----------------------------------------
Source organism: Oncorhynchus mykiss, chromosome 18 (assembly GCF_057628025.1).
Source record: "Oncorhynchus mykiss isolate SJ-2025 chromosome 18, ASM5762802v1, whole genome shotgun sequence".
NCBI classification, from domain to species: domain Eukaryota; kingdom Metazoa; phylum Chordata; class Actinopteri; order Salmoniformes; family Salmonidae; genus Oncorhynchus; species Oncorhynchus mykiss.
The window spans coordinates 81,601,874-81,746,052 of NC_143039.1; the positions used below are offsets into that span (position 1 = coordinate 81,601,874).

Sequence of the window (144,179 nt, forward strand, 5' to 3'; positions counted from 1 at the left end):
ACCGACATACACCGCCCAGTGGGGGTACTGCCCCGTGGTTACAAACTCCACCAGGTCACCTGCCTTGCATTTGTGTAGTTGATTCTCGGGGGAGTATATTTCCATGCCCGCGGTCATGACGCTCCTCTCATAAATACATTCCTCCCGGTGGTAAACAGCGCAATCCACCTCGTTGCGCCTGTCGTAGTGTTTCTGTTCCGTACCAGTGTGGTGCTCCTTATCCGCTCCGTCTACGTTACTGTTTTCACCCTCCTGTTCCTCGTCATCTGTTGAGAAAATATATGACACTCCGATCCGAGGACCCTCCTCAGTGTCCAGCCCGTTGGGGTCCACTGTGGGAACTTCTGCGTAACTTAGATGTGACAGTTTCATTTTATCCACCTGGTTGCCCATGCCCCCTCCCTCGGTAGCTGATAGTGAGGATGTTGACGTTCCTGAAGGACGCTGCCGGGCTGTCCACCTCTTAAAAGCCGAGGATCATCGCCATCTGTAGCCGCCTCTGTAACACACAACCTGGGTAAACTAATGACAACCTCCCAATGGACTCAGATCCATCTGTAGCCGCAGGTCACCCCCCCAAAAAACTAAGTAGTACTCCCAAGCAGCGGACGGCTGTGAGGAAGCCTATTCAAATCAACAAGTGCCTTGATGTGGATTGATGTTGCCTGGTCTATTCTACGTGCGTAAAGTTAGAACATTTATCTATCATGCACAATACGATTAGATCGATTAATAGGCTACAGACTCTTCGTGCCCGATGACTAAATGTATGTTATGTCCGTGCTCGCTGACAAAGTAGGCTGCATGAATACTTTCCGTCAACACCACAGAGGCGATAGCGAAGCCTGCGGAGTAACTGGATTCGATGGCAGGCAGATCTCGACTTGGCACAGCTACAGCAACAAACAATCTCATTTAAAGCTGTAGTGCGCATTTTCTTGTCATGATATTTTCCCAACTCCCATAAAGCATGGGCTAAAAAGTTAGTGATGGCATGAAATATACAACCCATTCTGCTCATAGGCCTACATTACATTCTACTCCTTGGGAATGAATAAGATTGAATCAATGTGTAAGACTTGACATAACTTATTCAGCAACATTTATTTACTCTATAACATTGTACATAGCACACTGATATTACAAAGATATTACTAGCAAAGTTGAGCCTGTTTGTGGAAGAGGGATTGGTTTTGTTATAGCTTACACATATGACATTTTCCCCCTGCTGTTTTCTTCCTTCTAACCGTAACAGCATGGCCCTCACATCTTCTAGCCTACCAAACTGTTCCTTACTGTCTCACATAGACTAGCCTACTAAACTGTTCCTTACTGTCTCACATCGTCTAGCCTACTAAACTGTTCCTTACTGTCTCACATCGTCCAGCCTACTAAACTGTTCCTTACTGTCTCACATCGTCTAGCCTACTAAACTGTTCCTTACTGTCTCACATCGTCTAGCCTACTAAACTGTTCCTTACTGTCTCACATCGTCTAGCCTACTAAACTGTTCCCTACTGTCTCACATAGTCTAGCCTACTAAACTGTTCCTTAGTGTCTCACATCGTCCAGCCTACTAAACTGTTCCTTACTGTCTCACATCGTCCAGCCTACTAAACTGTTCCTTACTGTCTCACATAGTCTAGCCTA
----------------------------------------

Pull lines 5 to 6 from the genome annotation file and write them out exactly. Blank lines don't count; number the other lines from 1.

Sequence of the window (144,179 nt, forward strand, 5' to 3'; positions counted from 1 at the left end):
ACCGACATACACCGCCCAGTGGGGGTACTGCCCCGTGGTTACAAACTCCACCAGGTCACCTGCCTTGCATTTGTGTAGTTGATTCTCGGGGGAGTATATTTCCATGCCCGCGGTCATGACGCTCCTCTCATAAATACATTCCTCCCGGTGGTAAACAGCGCAATCCACCTCGTTGCGCCTGTCGTAGTGTTTCTGTTCCGTACCAGTGTGGTGCTCCTTATCCGCTCCGTCTACGTTACTGTTTTCACCCTCCTGTTCCTCGTCATCTGTTGAGAAAATATATGACACTCCGATCCGAGGACCCTCCTCAGTGTCCAGCCCGTTGGGGTCCACTGTGGGAACTTCTGCGTAACTTAGATGTGACAGTTTCATTTTATCCACCTGGTTGCCCATGCCCCCTCCCTCGGTAGCTGATAGTGAGGATGTTGACGTTCCTGAAGGACGCTGCCGGGCTGTCCACCTCTTAAAAGCCGAGGATCATCGCCATCTGTAGCCGCCTCTGTAACACACAACCTGGGTAAACTAATGACAACCTCCCAATGGACTCAGATCCATCTGTAGCCGCAGGTCACCCCCCCAAAAAACTAAGTAGTACTCCCAAGCAGCGGACGGCTGTGAGGAAGCCTATTCAAATCAACAAGTGCCTTGATGTGGATTGATGTTGCCTGGTCTATTCTACGTGCGTAAAGTTAGAACATTTATCTATCATGCACAATACGATTAGATCGATTAATAGGCTACAGACTCTTCGTGCCCGATGACTAAATGTATGTTATGTCCGTGCTCGCTGACAAAGTAGGCTGCATGAATACTTTCCGTCAACACCACAGAGGCGATAGCGAAGCCTGCGGAGTAACTGGATTCGATGGCAGGCAGATCTCGACTTGGCACAGCTACAGCAACAAACAATCTCATTTAAAGCTGTAGTGCGCATTTTCTTGTCATGATATTTTCCCAACTCCCATAAAGCATGGGCTAAAAAGTTAGTGATGGCATGAAATATACAACCCATTCTGCTCATAGGCCTACATTACATTCTACTCCTTGGGAATGAATAAGATTGAATCAATGTGTAAGACTTGACATAACTTATTCAGCAACATTTATTTACTCTATAACATTGTACATAGCACACTGATATTACAAAGATATTACTAGCAAAGTTGAGCCTGTTTGTGGAAGAGGGATTGGTTTTGTTATAGCTTACACATATGACATTTTCCCCCTGCTGTTTTCTTCCTTCTAACCGTAACAGCATGGCCCTCACATCTTCTAGCCTACCAAACTGTTCCTTACTGTCTCACATAGACTAGCCTACTAAACTGTTCCTTACTGTCTCACATCGTCTAGCCTACTAAACTGTTCCTTACTGTCTCACATCGTCCAGCCTACTAAACTGTTCCTTACTGTCTCACATCGTCTAGCCTACTAAACTGTTCCTTACTGTCTCACATCGTCTAGCCTACTAAACTGTTCCTTACTGTCTCACATCGTCTAGCCTACTAAACTGTTCCCTACTGTCTCACATAGTCTAGCCTACTAAACTGTTCCTTAGTGTCTCACATCGTCCAGCCTACTAAACTGTTCCTTACTGTCTCACATCGTCCAGCCTACTAAACTGTTCCTTACTGTCTCACATAGTCTAGCCTA